Sojournix plans to present results from this study at a future medical conference.
SJX-653 is a novel and selective neurokinin-3 (NK3) antagonist in clinical development as a once-daily non-hormonal therapy for moderate to severe vasomotor symptoms (commonly called "hot flashes") due to menopause.
About Neurokinin-3 (NK3)
Vasomotor symptoms are believed to be caused by excessive NK3 signaling in the median preoptic nucleus, an area of the brain responsible for regulating body temperature. During menopause, the decline in estrogen levels leads to an over-production of neurokinin B (NKB), an endogenous neurotransmitter that binds to and activates NK3 receptors in the median preoptic nucleus. By reducing the excessive signaling of NKB at the NK3 receptor, NK3 antagonism helps restore the body's normal thermoregulation capacity, and therefore has the potential to alleviate menopausal vasomotor symptoms. As a mechanism of action for treating vasomotor symptoms, NK3 antagonism is clinically validated and has demonstrated efficacy comparable to hormone therapy. In addition, a human genome study has revealed a genetic association between vasomotor symptoms and the tachykinin 3 gene that encodes the NK3 receptor.
About Vasomotor Symptoms (VMS)
Vasomotor symptoms are characterized by sudden and recurrent sensations of intense heat, or "hot flashes," often accompanied by elevated heart rate, sweating, skin reddening, and the disruption of both daily activities and sleep. Over 2 million women enter menopause each year in the United States alone and the majority of them experience vasomotor symptoms. The median duration of vasomotor symptoms due to menopause is approximately 7 years.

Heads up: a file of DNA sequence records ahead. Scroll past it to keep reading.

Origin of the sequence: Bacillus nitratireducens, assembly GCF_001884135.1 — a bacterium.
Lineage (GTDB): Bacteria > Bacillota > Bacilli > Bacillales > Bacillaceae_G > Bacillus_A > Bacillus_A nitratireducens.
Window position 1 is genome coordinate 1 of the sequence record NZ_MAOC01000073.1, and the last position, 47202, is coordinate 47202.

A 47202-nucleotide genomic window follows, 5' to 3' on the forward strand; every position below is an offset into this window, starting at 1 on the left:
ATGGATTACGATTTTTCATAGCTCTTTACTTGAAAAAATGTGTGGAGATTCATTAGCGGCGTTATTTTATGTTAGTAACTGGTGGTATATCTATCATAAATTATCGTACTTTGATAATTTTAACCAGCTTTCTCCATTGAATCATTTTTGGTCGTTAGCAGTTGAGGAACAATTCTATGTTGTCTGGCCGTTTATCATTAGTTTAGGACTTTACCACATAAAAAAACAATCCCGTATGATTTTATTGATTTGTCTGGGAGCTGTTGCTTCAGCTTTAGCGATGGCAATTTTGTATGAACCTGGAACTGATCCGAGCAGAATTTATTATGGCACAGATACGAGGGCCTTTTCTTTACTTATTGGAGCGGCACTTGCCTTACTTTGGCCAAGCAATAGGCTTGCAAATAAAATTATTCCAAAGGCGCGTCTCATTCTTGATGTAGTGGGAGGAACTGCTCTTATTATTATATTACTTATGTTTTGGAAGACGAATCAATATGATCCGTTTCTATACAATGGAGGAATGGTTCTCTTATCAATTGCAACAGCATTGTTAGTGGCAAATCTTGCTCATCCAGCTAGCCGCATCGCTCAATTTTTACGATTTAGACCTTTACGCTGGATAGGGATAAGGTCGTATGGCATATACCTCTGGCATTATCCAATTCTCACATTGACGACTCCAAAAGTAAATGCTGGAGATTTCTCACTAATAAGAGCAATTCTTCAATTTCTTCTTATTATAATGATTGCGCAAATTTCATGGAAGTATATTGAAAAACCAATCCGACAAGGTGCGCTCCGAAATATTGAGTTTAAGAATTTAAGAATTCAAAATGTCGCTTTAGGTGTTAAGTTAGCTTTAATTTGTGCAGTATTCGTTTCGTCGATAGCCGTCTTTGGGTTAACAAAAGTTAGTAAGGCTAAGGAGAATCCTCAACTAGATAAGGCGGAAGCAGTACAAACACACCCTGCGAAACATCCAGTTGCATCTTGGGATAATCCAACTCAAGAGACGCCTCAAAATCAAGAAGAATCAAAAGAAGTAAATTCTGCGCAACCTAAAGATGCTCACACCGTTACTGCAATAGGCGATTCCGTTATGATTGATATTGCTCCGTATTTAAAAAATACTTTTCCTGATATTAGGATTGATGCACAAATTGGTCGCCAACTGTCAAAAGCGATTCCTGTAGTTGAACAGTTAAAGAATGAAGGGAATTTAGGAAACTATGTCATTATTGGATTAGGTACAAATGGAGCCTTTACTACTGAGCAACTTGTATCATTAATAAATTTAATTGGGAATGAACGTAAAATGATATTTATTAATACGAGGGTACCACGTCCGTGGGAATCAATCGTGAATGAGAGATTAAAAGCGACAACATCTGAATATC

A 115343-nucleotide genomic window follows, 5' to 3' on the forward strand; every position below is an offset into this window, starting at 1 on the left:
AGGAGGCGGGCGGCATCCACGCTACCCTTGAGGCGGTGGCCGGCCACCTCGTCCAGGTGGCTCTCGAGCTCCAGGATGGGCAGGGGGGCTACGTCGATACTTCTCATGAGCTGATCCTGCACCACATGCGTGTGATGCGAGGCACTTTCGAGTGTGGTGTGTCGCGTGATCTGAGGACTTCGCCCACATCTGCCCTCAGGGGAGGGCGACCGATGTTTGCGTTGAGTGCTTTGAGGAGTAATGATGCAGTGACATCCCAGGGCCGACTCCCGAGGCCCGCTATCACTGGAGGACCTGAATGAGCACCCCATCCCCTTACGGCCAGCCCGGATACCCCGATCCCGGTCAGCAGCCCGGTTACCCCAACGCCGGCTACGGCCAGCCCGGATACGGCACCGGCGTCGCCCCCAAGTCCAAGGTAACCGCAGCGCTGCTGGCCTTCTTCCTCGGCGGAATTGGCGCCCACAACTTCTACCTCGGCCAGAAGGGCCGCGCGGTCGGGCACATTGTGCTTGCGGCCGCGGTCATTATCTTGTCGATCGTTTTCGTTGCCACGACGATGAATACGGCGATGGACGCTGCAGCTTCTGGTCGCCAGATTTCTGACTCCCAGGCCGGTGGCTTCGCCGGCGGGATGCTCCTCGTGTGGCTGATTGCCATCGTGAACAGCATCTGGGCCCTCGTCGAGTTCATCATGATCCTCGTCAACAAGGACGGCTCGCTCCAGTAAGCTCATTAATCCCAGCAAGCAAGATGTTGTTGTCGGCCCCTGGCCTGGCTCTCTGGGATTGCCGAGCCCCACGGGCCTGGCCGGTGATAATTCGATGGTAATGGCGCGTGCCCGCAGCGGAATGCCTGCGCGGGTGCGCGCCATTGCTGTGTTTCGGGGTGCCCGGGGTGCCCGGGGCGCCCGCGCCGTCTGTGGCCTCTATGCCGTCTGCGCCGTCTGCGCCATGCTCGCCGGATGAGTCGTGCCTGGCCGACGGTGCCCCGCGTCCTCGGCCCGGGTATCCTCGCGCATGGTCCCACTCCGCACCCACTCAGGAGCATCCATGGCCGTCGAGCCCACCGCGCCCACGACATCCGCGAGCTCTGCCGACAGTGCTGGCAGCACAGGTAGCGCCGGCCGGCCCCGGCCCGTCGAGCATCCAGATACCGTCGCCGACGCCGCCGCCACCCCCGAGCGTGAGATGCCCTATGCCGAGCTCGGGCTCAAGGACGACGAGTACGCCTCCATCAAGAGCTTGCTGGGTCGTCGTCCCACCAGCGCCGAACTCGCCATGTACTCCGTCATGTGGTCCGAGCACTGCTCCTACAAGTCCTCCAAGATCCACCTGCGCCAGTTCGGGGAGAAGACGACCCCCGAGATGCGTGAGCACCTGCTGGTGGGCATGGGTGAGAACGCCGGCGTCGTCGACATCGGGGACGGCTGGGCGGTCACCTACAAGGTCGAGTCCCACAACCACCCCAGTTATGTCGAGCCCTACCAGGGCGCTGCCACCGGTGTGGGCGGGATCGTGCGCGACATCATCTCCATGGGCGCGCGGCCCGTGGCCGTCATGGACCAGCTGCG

While hormone therapy is an effective treatment for menopausal VMS, many women choose to avoid hormone therapy due to concerns about safety risks highlighted in hormone therapy product labels. Hormone therapy is contraindicated in women who have a history of certain medical conditions. Currently available non-hormonal agents, such as selective serotonin reuptake inhibitors (SSRI), used primarily as anti-depressants, are known to have limited efficacy. As a result, SJX-653 has the potential to address the high unmet medical need for a safe and effective non-hormonal therapy for menopausal VMS.
Highlighting the size of the menopausal VMS market opportunity, products containing conjugated estrogens, a form of hormone therapy indicated for the treatment of menopausal VMS, accounted for the largest number of prescriptions of all drugs sold in the United States in 2000. Following the 2002 publication of results from the Women's Health Initiative clinical study describing hormone therapy safety risks, approximately 65% of women taking hormones stopped therapy.
Vasomotor symptoms are also a common and sometimes debilitating side effect of certain cancer treatments, including tamoxifen or aromatase inhibitors used for breast cancer in women and androgen deprivation therapy used for prostate cancer in men. These agents can induce an abrupt onset of vasomotor symptoms, making it challenging for patients to adhere to their cancer treatment. Addressing drug-induced VMS in this setting represents another potential development opportunity for SJX-653.
Sojournix is a clinical stage biopharmaceutical company focused on developing and commercializing novel therapies for the treatment of women's health and neuroendocrine disorders. We are advancing SJX-653, a novel and selective NK3 antagonist in clinical development as a once-daily non-hormonal therapy for moderate to severe vasomotor symptoms (commonly called "hot flashes") due to menopause. To learn more about Sojournix, please visit our website at www.soujournixpharma.com.